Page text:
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  • Barack Obama’s decision to support gay marriage was a rare act of empathy in this presidential election. – Slate Magazine

    "Whatever your view of President Obama’s motives, or the legal consequences of his statement yesterday, it is not in dispute that the words he spoke gave many Americans—including gay children and teenagers—the message that he had heard them, and that their experiences mattered so much that he’d changed his views—personal, political, and legal. He wasn’t declaring war on marriage, or on religious Americans, or on any church or pastor. I didn’t hear anything like blame being leveled against anyone. But he was also declining to blame gay Americans for everything that’s currently wrong in the country from the divorce rate to the economy."

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  • In Obama’s stance on gay marriage, a return to hope – The Washington Post

    " President Obama’s evolutionary leap on same-sex marriage is a historic advance in the nation’s long march toward equality and justice. It is also a bold political gambit that sacrifices some votes in exchange for potentially renewing his image as a leader of vision and hope."

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  • Mitt Romney bullied in prep school according to the Washington Post. – Slate Magazine

    "One of the many tensions in evaluating presidential candidates is that we don't want to disqualify them based on the stupidity of their youth. George W. Bush's blanket denial that "when I was young and irresponsible I was young and irresponsible" seems like a good rule. On the other hand, we want to know who these candidates are who seek to lead us (especially when they spend so much time offering us synthetic versions of themselves). We are looking for some piece of evidence, some sign of what makes them who they are. Many of us prize "character above all" in a president and a lot of those hints about presidential character are located in the stories of youth. If you want to be president, your résumé, accomplishments, and experience are not enough. Your origins matter."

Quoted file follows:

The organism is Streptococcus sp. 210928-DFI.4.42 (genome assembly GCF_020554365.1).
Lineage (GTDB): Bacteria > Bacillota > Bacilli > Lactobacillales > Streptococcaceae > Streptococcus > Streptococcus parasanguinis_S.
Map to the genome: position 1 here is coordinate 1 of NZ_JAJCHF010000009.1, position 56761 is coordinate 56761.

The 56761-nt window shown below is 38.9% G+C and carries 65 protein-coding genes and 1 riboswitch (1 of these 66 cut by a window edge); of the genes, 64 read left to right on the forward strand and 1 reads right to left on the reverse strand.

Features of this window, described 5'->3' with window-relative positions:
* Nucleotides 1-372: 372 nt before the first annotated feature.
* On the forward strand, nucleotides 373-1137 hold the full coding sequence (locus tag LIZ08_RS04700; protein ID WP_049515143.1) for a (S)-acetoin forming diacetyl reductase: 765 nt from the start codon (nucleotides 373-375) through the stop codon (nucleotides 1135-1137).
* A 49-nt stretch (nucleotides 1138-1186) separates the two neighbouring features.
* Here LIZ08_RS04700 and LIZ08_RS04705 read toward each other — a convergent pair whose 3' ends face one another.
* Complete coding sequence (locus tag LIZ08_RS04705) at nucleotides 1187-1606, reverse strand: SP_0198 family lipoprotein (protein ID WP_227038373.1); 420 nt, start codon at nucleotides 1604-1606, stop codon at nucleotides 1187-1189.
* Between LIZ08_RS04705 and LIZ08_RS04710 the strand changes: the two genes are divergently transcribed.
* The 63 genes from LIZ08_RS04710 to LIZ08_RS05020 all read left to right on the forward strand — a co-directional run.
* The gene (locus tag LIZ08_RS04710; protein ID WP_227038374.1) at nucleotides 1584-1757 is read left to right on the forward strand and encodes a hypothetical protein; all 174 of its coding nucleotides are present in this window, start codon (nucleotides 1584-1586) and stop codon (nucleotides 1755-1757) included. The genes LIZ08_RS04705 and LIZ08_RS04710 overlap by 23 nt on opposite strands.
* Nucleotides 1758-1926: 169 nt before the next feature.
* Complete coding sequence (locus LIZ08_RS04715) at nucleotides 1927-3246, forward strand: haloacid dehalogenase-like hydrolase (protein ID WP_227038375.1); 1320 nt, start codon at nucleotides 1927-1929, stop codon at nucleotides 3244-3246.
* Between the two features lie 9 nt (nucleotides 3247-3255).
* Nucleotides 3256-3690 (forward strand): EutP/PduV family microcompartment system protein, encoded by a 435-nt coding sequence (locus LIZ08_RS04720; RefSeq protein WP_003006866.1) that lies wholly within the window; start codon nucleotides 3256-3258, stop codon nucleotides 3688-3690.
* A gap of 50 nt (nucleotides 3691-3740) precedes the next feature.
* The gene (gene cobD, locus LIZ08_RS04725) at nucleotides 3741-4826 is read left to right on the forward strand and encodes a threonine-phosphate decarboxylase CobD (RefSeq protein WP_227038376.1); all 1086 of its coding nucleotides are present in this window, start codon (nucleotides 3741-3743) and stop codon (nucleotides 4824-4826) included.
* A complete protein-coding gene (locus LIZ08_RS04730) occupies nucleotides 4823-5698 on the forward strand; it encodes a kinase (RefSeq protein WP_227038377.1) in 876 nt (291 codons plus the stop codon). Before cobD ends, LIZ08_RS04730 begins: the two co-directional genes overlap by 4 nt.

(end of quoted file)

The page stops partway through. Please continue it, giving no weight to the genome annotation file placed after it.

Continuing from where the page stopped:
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  • Mitt, the prep-school sadist – Mitt Romney – Salon.com

    "Last week we learned about President Obama’s first post-college romantic relationships. This week, we’re discovering details of Mitt Romney’s prep-school sadism. While I think we should tread carefully when examining the youthful experiences and mistakes of both presidential candidates, I thought Obama’s romantic past was fair game in Vanity Fair. I think the Washington Post’s well-reported feature on Young Mr. Romney’s entitled cruelty to gay classmates and a disabled teacher is even more revealing and important."

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  • Mitt Romney as a Young Bully – The Daily Beast

    "It seems pretty hard to believe that a person wouldn't remember pinning someone down and taking a scissors to his hair. True, 1965 is a long time ago, but that's a pretty dramatic thing to do. What does it tell us about him today?

    Perhaps oddly, I think the violent incident itself tells us little. Most of us grow out of using violence, so let's assume that he has. What's maybe still relevant and telling, though, is his anger at the poor kid in the first place. "